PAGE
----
2. “You can also use the Lyra+ as a general-purpose computer for web surfing, media consumption, or keeping up on your email or social media by using the built-in touchscreen or connecting USB or Bluetooth accessories like mice and keyboards.”

    In this use case, wouldn’t you want a handheld PC that could run Windows? Or are the Windows handhelds somehow unable to do this? I don’t understand how this handheld is closer to a general purpose computer than others.

    1. I never meant to imply that this makes it different from other handheld gaming PCs, just that it is a PC and not just a game console, like some other models already on the market. While it won’t run Windows, it supports the Raspberry Pi OS, which is a Linux distribution that can be used for desktop computing.

      1. Thanks for explaining that. Such an interesting segment. It would be nice to know if any of the handhelds allow the Dpad/joystick and buttons to be mapped to function as a mouse for non-gaming apps.

  3. This looks like a brilliant product…. if it was like $150. At this price point they’ll sell like 4 of them in total.

  4. Shouldn’t this have built-in 4G/5G if they’re positioning this for playing “AAA games on the move” via streaming? Even then, it’s way too expensive. Better to just attach a controller to your smartphone that most people already have which also has cellular data for that streaming on the move use case.

    Also, yeah, the ABXY button order is wrong for the platforms they’re targeting.

  5. At that price it’s dead on arrival, never mind the Steam Deck, even the incoming alternatives from AYA and AYN running low end Alder Lake parts can beat it handsomely, why should anyone spend more money for a device that delivers less performance?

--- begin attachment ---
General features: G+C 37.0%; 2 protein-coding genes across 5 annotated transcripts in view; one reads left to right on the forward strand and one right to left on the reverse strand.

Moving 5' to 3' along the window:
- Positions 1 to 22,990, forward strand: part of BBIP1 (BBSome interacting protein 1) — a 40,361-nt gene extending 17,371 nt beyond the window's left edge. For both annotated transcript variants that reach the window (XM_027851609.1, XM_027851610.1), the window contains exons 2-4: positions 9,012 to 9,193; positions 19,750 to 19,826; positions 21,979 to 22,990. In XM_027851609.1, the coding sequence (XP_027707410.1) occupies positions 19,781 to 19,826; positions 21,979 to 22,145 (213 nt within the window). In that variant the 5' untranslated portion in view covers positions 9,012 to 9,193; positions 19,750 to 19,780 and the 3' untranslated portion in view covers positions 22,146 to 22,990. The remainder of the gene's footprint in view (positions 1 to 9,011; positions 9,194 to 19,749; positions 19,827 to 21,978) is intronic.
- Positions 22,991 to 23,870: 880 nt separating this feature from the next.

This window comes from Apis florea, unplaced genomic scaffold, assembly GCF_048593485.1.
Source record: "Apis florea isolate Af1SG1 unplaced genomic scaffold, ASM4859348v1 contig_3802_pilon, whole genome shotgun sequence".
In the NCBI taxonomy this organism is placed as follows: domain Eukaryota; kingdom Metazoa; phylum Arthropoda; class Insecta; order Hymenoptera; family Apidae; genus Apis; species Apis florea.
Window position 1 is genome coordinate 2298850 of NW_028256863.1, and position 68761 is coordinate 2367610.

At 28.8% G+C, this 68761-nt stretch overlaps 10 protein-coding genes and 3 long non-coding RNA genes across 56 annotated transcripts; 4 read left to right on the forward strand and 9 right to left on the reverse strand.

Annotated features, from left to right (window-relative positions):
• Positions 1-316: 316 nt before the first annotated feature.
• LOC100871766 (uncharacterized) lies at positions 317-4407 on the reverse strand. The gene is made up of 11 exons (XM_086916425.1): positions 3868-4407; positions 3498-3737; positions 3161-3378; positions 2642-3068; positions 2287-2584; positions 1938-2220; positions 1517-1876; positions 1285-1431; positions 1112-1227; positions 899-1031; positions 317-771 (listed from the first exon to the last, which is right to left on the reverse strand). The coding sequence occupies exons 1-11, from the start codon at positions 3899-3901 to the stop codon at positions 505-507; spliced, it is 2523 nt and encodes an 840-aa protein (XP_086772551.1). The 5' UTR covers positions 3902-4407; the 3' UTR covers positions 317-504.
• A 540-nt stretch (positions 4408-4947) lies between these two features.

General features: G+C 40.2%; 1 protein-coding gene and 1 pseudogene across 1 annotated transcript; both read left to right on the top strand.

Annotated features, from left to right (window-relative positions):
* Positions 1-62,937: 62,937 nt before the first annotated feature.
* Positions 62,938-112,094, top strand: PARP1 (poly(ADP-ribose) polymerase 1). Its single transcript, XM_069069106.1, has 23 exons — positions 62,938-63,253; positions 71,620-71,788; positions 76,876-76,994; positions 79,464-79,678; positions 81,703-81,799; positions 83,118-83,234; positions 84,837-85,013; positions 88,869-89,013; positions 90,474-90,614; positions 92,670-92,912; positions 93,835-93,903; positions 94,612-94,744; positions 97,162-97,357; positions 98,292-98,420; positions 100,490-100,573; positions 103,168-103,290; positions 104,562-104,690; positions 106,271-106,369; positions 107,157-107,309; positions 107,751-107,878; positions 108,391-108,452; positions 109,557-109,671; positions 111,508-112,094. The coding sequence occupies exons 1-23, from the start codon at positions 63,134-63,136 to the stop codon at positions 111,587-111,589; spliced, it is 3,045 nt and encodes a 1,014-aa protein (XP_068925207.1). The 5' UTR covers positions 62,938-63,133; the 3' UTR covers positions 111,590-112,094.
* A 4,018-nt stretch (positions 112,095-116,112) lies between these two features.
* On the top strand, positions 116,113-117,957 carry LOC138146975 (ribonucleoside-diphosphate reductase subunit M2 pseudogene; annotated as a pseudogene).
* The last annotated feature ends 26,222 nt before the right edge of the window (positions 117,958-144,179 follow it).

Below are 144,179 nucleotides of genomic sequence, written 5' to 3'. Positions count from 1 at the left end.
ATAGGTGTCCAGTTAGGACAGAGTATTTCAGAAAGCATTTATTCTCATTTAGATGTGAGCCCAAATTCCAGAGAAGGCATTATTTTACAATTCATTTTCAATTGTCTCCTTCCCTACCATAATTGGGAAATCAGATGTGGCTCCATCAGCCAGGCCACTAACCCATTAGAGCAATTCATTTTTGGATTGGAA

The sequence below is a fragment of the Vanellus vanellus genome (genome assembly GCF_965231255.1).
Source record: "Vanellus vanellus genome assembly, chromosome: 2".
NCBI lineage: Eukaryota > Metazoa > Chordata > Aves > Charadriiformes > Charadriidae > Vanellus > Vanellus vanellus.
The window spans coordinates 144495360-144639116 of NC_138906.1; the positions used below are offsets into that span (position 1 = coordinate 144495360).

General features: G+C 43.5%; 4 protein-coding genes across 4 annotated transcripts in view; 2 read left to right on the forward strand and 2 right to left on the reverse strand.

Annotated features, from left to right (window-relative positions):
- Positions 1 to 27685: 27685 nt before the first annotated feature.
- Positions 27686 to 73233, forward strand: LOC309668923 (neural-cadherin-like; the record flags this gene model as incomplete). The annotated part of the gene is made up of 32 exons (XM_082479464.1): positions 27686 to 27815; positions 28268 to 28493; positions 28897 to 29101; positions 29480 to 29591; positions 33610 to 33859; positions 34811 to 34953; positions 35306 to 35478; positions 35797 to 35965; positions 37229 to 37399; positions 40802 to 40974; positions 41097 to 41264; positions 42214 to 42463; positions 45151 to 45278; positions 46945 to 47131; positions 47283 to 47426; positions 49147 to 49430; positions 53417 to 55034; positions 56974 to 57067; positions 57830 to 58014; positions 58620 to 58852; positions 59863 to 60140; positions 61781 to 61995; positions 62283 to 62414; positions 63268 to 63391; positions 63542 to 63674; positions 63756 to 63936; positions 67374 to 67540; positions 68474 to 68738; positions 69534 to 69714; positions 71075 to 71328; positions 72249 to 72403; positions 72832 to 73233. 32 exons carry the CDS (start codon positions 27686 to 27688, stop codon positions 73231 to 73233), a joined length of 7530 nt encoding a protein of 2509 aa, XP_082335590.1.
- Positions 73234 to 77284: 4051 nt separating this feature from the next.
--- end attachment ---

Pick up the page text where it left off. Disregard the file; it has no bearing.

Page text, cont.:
1. This was my first thought as soon as I saw the price. I would be the first person in line to grab one of these, but I couldn’t see myself paying more than $199 if I felt like donating to their cause, but seriously…even at that price, you’re getting ripped off. Don’t think so? Just compare it to the Loki Zero that is on pre-order right now as well. There is no comparison. It runs Windows, Linux and Steam OS. Which is the better deal?

      For me and If I’m being forthright…anyone paying over $149 for this is throwing money away. I love the item and the concept…can’t do anything with that price.

      It is simply…ridiculous.

      Best Regards,
      Steven B.(Liquid Cool)

  6. Lmao these people are insane. One of the worst-priced products I have ever seen and for what? A streaming device that is only capable of running ARM Linux apps natively? Pffft okay. I can’t wait to run LibreOffice and Tux Cart on a 560 dollar handheld.

      1. I mean, fair, but a cheaper handheld would do the same. I know this has a 7 inch QLED display, so that’s cool, but still, this seems nuts.

  7. This is really expensive for something that won’t outperform the Ayn Odin.

    There are gaming handhelds out there with this level of performance for under $100. Look at the RG351P.

    There’s also some options that can handle PS1 and Dreamcast properly for under $60.

    Also, most of their use cases they’ve listed are complicated by the fact that they are using a Nintendo-style ABXY layout. That doesn’t sound ideal for game streaming, or using it as a wireless controller for Xbox.